There is a growing segment of people contacting us who are mad that our school superintendent here makes double what the governor makes and yet refuses to makes cuts. Every day I get an email reminding me we may be 50th in teacher pay but we are 20th in administrator pay. Teacher pay is too low, so is clergy pay, police officer pay, etc, etc. I got an email saying-- don't you dare give state employees a raise when a bunch of us in jobs with far less security and benefits haven't had a raise in five years.

    I support cuts, though I'm working/wanting and hoping they can be minimized (ESPECIALLY TO CERTAIN MEDICAID PROVIDERS who serve our elderly and disabled children). I support cuts not because I'm saying "Yes Sir" to the Governor. I support cuts because cuts must precede revenue increases in responsible fiscal policy. In your household, if things get tight you first cut back spending where possible, THEN you get the second job.

  2. Michael Black 2011.02.21

    Are you going to wait until the very last day of the legislative session to pass a budget?

    YES or NO

  3. Shelly 2011.02.21

    $689, huh? I'm a teacher and a 10% cut will mean $3,850 less for me. I'd take $689 any day. Gov Daugaard claims we must all sacrifice. The only way to do that fairly is a one penny sales tax.

  4. caheidelberger Post author | 2011.02.21

    I'm with Shelly, Rep. Hickey. The data agree with her kitchen-table calculation that a temporary sales tax increase will do less economic damage than a comparable state budget cut. Or have the governor's advisors provided a counter-analysis of the economics behind the 10% cut?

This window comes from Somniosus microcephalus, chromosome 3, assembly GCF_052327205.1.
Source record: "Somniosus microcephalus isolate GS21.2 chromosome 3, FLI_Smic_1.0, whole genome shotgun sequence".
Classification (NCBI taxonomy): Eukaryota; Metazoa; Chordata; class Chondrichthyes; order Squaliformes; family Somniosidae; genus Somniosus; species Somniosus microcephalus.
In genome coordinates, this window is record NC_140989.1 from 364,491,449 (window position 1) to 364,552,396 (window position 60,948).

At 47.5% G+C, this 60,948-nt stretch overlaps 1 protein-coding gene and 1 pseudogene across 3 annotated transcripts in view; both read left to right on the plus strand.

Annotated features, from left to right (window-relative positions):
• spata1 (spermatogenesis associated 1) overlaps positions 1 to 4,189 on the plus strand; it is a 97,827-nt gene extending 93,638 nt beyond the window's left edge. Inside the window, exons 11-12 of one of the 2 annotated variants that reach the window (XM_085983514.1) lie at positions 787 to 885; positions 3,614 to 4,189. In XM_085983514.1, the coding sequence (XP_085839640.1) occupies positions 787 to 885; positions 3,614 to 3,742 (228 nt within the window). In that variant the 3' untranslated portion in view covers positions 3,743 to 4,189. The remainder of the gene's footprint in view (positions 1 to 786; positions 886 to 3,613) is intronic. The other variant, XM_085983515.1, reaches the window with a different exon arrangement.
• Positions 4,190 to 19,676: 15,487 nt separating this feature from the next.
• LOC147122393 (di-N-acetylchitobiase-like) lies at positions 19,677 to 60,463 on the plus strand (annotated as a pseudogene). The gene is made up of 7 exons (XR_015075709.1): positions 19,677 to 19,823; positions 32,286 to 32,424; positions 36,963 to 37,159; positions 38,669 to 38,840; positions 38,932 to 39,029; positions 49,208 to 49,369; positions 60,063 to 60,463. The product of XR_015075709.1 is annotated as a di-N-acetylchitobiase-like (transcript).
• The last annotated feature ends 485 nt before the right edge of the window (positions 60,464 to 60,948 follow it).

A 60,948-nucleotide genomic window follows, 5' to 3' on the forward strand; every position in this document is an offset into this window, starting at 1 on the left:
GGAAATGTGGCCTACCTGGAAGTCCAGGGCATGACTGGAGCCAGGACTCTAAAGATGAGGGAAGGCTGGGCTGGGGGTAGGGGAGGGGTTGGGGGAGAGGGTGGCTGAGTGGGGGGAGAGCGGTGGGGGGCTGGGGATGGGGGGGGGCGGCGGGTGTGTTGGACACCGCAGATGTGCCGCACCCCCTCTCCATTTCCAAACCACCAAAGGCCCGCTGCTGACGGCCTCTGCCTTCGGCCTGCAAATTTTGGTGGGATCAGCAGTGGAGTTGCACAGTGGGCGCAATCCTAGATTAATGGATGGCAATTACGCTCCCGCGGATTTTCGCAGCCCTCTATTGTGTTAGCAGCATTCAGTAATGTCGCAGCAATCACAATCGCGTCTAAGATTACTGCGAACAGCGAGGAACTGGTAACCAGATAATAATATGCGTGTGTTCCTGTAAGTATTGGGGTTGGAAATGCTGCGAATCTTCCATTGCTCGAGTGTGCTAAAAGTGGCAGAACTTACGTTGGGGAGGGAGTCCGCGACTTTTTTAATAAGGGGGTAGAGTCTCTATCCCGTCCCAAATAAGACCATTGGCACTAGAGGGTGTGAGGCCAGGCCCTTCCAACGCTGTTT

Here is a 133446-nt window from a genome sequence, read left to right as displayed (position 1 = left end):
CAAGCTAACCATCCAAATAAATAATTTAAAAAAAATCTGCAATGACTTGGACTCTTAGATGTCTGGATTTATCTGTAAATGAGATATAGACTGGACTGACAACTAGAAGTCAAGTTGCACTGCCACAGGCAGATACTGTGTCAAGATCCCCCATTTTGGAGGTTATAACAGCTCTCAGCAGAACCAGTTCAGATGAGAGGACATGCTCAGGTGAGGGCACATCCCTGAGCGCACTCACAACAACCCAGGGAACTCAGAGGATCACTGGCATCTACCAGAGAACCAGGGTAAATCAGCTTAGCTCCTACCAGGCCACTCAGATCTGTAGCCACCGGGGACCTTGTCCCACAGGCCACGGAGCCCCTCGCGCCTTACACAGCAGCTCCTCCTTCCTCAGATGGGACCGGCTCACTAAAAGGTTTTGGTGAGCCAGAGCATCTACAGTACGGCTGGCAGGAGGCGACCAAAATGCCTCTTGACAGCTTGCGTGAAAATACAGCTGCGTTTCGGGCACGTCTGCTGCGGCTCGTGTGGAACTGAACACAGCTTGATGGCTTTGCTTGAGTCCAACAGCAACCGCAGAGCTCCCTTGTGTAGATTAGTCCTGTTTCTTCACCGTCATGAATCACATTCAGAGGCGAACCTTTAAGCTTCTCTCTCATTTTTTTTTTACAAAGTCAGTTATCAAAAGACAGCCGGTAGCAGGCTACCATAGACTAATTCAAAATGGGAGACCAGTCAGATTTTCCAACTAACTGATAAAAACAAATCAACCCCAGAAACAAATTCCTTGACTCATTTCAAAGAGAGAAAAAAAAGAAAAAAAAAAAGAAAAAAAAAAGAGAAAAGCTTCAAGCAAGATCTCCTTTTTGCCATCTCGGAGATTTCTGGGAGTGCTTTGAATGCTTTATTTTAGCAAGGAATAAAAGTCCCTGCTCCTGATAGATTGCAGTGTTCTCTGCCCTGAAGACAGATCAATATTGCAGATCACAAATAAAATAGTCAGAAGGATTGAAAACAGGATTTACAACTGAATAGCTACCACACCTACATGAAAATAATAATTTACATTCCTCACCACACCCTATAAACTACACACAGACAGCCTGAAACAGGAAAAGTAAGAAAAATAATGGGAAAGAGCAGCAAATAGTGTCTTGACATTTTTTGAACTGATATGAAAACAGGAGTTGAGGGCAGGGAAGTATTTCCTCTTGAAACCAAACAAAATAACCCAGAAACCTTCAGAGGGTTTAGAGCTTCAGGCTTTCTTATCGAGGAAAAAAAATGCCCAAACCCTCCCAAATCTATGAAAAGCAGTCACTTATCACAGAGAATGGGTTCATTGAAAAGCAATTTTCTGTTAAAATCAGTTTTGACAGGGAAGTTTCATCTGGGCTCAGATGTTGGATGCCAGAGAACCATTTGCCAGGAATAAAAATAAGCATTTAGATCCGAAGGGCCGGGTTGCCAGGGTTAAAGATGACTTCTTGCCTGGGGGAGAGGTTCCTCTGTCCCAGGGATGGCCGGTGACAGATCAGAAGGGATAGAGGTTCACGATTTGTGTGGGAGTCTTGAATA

5. Jana 2011.02.21

    A friend in Brooking was talking to her legislators and they said that they hadn't heard anything but support for the cuts to education and no support for a tax increase. She's pretty sure that they have selective listening as she and many of her friends in health care and the PTA have been pretty vocal.

    Maybe it's time to turn the volume up on the hearing aids of the legislature.

  6. Rep. Steve Hickey 2011.02.21

    Michael - the process started the first day of session as the appropriations committee has met for 4 hours each morning tediously working through department by department. The last week all that comes together and so the answer, technically, is yes we will use the entire session to sort this out and we are required by the constitution to have a balanced budget on the last day of session.

    Shelly - even if it ends up being a 10% reduction in the state portion of how your school is funded that doesn't mean a 10% cut to every teacher. If the districts did an across the board cut for teachers first, as a public school parent, I'll rise up and make some noise. It's disappointing to me we aren't hearing reasonable and practical cuts being suggested as districts look at where to cut. Instead we have teachers getting the impression this means they are facing a 10% salary decrease. That is not the case.

  7. Jana 2011.02.21

    Rev. Hickey, you end with telling Michael "that is not the case" Then what is the case? You seem to only care about making the cuts happen to balance a Republican created deficit and the consequences of those cuts seem to be secondary to you and the rest of the legislature.

    Maybe you can share some of the consequences, both intended and unintended, that your cuts will have on kids, teachers, the elderly, small town docs, at risk youth, the impoverished etc. I ask because that doesn't seem to be part of the discussion coming out of Pierre.

    The governor and legislators keep saying that 'everyone' will have to sacrifice...guess we must have a different definition of what 'everyone' means.

  8. Nick Nemec 2011.02.21